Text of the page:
Last year, $735 billion flowed out of emerging markets, Compared to $111 billion in 2014, this situation has not occurred since the late 1980’s and could be bad news for emerging markets. With all of this capital flowing out of emerging markets, this means that the money is being used to buy assets elsewhere. Unfortunately, since emerging markets are still building up their roads, infrastructure, factories, and technology to improve their own economies, they are extremely reliant on investment from developed countries. With money being taken out of these countries to be invested elsewhere, emerging markets could face a tough year economically.
Many invest in emerging markets because the high-risk nature can yield great rewards and can help to diversify one’s portfolio. Companies also utilize these markets to levy higher fees in their respected industries. Up until 2014, emerging markets were experiencing capital inflows. Although these inflows were less in some years than others, the general trend is that more capital has been flowing into emerging markets than out of them. A graph from Quartz demonstrates how extreme and substantial these outflows are in recent years. With many investors fleeing, the asset management firms who have benefited in the past from investments are struggling to keep interest in these emerging markets.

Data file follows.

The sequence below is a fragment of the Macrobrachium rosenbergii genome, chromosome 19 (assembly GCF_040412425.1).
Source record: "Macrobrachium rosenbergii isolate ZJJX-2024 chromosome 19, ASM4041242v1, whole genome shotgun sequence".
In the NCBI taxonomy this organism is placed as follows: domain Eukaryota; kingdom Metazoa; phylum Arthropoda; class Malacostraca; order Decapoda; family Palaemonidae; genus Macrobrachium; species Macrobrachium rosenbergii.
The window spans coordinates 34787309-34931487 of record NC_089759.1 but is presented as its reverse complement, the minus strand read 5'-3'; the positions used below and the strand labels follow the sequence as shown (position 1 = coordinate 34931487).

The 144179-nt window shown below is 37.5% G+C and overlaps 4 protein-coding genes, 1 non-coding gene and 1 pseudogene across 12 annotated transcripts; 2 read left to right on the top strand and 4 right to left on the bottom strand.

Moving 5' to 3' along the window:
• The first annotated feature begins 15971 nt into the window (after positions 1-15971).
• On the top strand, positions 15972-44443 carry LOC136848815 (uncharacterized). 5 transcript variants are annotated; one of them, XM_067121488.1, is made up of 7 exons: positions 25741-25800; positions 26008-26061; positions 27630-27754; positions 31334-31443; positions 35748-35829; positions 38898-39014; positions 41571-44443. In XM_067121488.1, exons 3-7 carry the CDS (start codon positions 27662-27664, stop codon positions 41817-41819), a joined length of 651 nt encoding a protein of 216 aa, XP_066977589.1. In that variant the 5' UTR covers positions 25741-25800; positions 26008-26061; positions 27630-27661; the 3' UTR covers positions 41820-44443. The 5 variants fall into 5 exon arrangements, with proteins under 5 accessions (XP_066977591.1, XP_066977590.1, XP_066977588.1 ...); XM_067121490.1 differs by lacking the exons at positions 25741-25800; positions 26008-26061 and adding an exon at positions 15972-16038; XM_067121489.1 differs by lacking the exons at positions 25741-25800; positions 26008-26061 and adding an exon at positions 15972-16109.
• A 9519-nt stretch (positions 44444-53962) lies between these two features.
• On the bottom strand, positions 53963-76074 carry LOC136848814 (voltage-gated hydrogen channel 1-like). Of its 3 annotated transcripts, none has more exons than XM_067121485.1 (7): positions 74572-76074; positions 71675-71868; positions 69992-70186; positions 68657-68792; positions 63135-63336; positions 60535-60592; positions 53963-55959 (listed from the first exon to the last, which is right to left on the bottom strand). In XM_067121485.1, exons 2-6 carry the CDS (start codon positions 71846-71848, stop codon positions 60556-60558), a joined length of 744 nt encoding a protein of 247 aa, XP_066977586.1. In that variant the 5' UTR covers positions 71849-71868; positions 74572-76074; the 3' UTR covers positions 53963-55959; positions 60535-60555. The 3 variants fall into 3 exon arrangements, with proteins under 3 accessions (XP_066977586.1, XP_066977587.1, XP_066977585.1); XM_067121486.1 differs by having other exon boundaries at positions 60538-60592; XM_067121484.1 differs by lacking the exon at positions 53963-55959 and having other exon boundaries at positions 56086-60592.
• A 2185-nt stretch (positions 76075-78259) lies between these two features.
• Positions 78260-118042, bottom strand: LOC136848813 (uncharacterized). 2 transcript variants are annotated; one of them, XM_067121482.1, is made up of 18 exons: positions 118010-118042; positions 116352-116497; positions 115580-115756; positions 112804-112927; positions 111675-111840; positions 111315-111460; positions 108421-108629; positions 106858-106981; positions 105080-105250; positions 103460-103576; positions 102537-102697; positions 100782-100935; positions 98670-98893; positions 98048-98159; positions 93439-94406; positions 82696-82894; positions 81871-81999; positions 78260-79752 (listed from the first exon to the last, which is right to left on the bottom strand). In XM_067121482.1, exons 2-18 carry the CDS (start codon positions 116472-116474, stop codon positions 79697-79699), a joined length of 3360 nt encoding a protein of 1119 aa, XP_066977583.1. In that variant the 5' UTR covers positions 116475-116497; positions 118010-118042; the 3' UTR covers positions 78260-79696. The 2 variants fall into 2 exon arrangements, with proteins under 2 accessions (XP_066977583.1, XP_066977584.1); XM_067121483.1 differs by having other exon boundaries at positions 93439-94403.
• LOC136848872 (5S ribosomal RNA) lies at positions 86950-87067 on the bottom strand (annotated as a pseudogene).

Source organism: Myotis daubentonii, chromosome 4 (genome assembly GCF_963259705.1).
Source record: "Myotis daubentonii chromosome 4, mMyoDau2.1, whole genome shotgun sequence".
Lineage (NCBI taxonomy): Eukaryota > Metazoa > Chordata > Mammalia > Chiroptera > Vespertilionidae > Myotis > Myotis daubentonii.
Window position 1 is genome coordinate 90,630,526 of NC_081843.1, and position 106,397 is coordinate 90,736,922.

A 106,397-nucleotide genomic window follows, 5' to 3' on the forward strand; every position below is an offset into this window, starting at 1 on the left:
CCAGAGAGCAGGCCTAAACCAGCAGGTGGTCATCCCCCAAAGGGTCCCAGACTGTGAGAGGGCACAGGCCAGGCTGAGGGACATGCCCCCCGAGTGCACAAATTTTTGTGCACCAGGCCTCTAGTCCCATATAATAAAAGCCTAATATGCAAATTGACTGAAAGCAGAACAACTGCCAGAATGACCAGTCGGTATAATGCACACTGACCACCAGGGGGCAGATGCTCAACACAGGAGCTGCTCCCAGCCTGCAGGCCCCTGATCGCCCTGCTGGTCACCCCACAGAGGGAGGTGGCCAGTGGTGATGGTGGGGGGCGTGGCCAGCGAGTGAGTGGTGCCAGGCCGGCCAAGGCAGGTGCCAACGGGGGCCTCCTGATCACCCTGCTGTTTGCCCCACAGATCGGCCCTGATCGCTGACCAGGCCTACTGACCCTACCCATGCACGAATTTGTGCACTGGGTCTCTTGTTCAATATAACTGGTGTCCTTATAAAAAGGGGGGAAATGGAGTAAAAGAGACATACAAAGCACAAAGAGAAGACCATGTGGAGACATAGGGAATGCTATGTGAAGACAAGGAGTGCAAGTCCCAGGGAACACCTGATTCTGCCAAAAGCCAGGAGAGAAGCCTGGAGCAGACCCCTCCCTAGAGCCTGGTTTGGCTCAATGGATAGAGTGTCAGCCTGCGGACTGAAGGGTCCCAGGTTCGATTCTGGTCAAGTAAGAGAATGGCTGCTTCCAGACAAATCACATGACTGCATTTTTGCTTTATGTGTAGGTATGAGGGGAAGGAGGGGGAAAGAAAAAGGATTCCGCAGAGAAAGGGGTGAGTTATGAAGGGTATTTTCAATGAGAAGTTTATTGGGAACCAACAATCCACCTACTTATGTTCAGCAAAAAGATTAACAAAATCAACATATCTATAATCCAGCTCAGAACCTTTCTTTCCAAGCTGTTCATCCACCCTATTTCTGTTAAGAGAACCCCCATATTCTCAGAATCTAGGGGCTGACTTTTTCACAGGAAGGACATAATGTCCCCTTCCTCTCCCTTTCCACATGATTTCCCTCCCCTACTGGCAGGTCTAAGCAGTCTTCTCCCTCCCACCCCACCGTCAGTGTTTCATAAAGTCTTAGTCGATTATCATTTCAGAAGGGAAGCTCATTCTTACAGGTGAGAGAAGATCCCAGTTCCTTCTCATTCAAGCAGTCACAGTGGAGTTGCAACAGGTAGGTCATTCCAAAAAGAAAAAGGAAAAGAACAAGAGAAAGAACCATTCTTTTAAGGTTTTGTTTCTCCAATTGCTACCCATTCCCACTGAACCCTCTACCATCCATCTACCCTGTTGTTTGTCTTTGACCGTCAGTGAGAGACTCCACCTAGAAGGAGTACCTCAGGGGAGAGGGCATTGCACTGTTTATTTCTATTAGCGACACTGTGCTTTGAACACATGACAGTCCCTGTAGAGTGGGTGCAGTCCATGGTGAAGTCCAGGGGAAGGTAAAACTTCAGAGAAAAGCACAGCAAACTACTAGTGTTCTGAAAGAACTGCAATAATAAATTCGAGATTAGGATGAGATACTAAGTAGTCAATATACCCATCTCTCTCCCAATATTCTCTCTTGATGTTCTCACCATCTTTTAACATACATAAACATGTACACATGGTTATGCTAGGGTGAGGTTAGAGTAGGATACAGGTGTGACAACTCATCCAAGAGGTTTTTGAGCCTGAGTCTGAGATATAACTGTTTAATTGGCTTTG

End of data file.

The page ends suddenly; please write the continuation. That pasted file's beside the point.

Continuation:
Part of the problem could be the crash in oil prices. Many emerging economies, such as Russia and Venezuela, rely heavily upon oil exports to provide for their economies and government budgets. Since their stocks now look much less appealing than ever before, many investors are now pulling their money out.
The Chinese economic slowdown is also making many investments seem uncertain. Since their government leaders often double as business leaders, they have also been loading up a great portion of the country’s private enterprises with debt. As their economy slows down and investors pull out, the value of China’s currency decreases and makes it more expensive for Chinese corporations to pay off debt obligations that have been denominated in other currencies. Due to currency manipulation, the Chinese yuan is much cheaper than the U.S. dollar, but is designed with a peg to move up and down with the dollar. It is still a relatively inexpensive currency compared to others, so there are still opportunities for China’s goods to become more competitive. Experts believe that the Chinese slowdown should be contained relatively within its own borders and the effect on the yuan from the capital outflow should help it recover much faster.
Fortunately for these emerging markets, capital flows work in relation to trade flows. Consequently, if a country has a net inflow of capital, as emerging markets are supposed to, it should have a net trade deficit. When these countries go into recession, investors pull out, the value of their currency decreases, their exports become cheaper, and a trade surplus occurs. This allows them to keep some economic stability until new investors come in to help them continue to build their infrastructure. But in order for emerging markets to succeed, investors will continually have to invest in these countries. According to experts from Northern Trust, although global investors are afraid of emerging markets, the stocks and bonds in these countries are among the most undervalued investments, and could be extremely beneficial in the long-run.
To find more information about various economic indicators, risks, and other statistics, please view our emerging markets insights page on globalEDGE!